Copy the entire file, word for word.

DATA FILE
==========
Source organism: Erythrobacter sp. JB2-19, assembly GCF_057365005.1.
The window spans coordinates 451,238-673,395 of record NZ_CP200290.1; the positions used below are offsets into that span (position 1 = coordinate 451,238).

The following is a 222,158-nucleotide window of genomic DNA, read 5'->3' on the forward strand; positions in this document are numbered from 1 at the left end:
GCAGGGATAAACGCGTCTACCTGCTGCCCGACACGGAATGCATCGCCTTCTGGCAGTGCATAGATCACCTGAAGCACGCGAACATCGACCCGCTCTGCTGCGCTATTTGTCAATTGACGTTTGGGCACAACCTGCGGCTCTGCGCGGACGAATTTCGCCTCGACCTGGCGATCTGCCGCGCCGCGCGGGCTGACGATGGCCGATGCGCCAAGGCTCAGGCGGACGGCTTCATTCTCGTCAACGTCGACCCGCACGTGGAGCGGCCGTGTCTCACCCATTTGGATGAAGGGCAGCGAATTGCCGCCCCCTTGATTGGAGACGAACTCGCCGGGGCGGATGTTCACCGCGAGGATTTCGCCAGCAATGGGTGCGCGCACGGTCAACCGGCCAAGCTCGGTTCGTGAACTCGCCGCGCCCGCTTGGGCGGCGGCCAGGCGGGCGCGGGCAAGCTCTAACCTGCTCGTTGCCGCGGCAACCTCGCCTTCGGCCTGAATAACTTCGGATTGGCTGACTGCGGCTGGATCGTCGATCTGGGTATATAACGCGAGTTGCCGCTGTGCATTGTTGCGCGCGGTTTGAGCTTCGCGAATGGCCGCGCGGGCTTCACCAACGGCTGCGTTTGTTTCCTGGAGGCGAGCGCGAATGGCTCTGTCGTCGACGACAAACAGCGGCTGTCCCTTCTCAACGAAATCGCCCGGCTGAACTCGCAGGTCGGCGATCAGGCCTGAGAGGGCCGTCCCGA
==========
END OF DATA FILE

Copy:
Source organism: Erythrobacter sp. JB2-19, assembly GCF_057365005.1.
The window spans coordinates 451,238-673,395 of record NZ_CP200290.1; the positions used below are offsets into that span (position 1 = coordinate 451,238).

The following is a 222,158-nucleotide window of genomic DNA, read 5'->3' on the forward strand; positions in this document are numbered from 1 at the left end:
GCAGGGATAAACGCGTCTACCTGCTGCCCGACACGGAATGCATCGCCTTCTGGCAGTGCATAGATCACCTGAAGCACGCGAACATCGACCCGCTCTGCTGCGCTATTTGTCAATTGACGTTTGGGCACAACCTGCGGCTCTGCGCGGACGAATTTCGCCTCGACCTGGCGATCTGCCGCGCCGCGCGGGCTGACGATGGCCGATGCGCCAAGGCTCAGGCGGACGGCTTCATTCTCGTCAACGTCGACCCGCACGTGGAGCGGCCGTGTCTCACCCATTTGGATGAAGGGCAGCGAATTGCCGCCCCCTTGATTGGAGACGAACTCGCCGGGGCGGATGTTCACCGCGAGGATTTCGCCAGCAATGGGTGCGCGCACGGTCAACCGGCCAAGCTCGGTTCGTGAACTCGCCGCGCCCGCTTGGGCGGCGGCCAGGCGGGCGCGGGCAAGCTCTAACCTGCTCGTTGCCGCGGCAACCTCGCCTTCGGCCTGAATAACTTCGGATTGGCTGACTGCGGCTGGATCGTCGATCTGGGTATATAACGCGAGTTGCCGCTGTGCATTGTTGCGCGCGGTTTGAGCTTCGCGAATGGCCGCGCGGGCTTCACCAACGGCTGCGTTTGTTTCCTGGAGGCGAGCGCGAATGGCTCTGTCGTCGACGACAAACAGCGGCTGTCCCTTCTCAACGAAATCGCCCGGCTGAACTCGCAGGTCGGCGATCAGGCCTGAGAGGGCCGTCCCGA